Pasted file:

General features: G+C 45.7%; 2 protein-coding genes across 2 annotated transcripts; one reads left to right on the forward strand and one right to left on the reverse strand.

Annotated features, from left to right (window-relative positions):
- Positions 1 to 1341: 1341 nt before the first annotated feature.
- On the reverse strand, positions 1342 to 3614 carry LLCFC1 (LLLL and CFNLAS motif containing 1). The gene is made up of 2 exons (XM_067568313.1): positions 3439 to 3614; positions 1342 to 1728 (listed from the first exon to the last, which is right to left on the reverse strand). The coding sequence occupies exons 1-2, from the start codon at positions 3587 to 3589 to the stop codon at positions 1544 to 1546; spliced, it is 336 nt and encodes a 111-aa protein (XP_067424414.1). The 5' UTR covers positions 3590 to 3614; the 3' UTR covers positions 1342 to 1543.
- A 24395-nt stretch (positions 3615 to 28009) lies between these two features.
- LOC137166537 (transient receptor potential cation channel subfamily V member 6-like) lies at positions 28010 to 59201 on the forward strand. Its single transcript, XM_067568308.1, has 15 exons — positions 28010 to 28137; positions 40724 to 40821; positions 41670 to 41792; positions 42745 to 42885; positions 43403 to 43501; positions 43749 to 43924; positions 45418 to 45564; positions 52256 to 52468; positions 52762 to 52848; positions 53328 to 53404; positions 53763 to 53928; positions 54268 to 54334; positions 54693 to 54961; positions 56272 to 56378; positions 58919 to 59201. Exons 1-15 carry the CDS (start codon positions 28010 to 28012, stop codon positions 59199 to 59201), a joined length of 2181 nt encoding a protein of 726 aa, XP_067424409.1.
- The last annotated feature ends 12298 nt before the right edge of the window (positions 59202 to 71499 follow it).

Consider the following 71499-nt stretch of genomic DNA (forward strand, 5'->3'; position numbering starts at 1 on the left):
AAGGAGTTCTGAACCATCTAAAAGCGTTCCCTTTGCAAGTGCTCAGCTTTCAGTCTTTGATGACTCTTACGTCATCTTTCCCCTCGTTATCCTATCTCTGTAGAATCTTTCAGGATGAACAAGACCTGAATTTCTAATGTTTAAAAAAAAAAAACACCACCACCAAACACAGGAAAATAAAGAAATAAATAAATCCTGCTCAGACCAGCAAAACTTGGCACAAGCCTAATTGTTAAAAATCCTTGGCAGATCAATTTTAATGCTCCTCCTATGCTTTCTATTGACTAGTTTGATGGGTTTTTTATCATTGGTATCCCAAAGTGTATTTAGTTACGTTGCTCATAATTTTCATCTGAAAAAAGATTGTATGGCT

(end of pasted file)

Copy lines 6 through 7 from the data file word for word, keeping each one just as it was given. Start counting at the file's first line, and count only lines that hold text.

- LOC137166537 (transient receptor potential cation channel subfamily V member 6-like) lies at positions 28010 to 59201 on the forward strand. Its single transcript, XM_067568308.1, has 15 exons — positions 28010 to 28137; positions 40724 to 40821; positions 41670 to 41792; positions 42745 to 42885; positions 43403 to 43501; positions 43749 to 43924; positions 45418 to 45564; positions 52256 to 52468; positions 52762 to 52848; positions 53328 to 53404; positions 53763 to 53928; positions 54268 to 54334; positions 54693 to 54961; positions 56272 to 56378; positions 58919 to 59201. Exons 1-15 carry the CDS (start codon positions 28010 to 28012, stop codon positions 59199 to 59201), a joined length of 2181 nt encoding a protein of 726 aa, XP_067424409.1.
- The last annotated feature ends 12298 nt before the right edge of the window (positions 59202 to 71499 follow it).